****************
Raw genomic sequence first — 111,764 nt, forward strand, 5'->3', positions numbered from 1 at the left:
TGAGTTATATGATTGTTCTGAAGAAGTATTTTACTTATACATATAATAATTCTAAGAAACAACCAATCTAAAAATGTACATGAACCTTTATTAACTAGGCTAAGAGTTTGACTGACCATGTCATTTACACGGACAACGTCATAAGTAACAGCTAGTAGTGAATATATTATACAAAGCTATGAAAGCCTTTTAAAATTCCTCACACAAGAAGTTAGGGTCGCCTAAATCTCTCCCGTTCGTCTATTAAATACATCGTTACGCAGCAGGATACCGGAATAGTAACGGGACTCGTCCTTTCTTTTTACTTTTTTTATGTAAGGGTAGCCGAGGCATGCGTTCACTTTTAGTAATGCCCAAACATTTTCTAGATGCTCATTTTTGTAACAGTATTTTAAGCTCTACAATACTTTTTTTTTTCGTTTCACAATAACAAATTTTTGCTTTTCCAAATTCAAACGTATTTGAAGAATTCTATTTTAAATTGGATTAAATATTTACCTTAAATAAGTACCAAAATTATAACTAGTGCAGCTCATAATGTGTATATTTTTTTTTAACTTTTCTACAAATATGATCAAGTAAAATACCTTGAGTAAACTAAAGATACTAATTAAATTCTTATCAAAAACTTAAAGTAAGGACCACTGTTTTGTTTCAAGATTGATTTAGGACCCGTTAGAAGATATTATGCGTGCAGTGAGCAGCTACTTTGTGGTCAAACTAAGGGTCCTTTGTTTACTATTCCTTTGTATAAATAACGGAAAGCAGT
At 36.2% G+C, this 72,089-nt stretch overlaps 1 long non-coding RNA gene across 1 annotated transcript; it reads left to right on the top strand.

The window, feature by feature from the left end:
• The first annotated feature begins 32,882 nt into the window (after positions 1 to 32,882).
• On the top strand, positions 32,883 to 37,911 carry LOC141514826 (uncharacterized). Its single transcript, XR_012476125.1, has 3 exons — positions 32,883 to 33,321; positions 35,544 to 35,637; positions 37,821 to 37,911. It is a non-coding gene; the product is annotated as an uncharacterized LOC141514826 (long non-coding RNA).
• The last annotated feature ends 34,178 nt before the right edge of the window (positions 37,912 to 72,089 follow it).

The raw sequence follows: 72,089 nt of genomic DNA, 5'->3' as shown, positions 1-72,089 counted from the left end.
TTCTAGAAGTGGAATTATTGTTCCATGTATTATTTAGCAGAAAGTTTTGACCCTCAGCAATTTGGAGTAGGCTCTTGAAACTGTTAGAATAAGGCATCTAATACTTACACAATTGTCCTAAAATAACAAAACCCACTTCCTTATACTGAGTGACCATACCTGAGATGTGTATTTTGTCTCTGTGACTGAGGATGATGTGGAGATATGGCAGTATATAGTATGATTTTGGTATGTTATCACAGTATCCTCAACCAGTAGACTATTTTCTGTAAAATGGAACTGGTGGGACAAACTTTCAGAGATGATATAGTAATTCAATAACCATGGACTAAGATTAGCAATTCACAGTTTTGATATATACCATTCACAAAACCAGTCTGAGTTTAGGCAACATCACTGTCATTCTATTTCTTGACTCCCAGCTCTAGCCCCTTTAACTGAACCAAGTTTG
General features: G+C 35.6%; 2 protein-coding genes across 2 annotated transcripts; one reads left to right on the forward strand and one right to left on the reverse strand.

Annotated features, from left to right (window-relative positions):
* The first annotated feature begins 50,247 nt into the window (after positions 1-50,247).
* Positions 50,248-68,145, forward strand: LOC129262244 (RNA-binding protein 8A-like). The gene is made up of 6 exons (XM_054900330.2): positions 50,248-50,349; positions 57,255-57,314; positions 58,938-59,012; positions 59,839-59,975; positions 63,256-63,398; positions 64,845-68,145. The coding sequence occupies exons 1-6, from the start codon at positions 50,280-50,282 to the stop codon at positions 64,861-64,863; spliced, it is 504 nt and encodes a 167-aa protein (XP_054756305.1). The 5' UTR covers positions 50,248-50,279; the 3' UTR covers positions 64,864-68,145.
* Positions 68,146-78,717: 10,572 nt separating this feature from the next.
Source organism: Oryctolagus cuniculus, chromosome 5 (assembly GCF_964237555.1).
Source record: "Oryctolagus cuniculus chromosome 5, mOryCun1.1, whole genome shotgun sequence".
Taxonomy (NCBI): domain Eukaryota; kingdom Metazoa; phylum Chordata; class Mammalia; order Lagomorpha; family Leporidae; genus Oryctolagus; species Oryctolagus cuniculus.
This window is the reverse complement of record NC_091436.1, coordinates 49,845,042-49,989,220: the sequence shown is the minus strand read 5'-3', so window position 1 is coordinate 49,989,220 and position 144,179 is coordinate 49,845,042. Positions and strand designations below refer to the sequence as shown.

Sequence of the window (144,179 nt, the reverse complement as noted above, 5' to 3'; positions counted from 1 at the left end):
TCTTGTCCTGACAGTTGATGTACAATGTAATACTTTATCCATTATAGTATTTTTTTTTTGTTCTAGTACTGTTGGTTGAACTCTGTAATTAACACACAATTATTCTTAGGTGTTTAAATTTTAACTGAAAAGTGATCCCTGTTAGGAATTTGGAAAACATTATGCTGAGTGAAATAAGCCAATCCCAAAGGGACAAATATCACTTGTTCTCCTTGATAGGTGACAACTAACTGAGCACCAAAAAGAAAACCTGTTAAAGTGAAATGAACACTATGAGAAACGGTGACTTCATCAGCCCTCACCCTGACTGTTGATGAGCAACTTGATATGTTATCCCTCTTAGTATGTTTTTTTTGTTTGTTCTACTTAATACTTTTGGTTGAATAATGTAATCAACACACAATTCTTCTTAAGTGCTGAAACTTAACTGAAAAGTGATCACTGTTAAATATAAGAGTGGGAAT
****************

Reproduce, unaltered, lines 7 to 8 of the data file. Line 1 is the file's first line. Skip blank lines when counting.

• The last annotated feature ends 34,178 nt before the right edge of the window (positions 37,912 to 72,089 follow it).

The raw sequence follows: 72,089 nt of genomic DNA, 5'->3' as shown, positions 1-72,089 counted from the left end.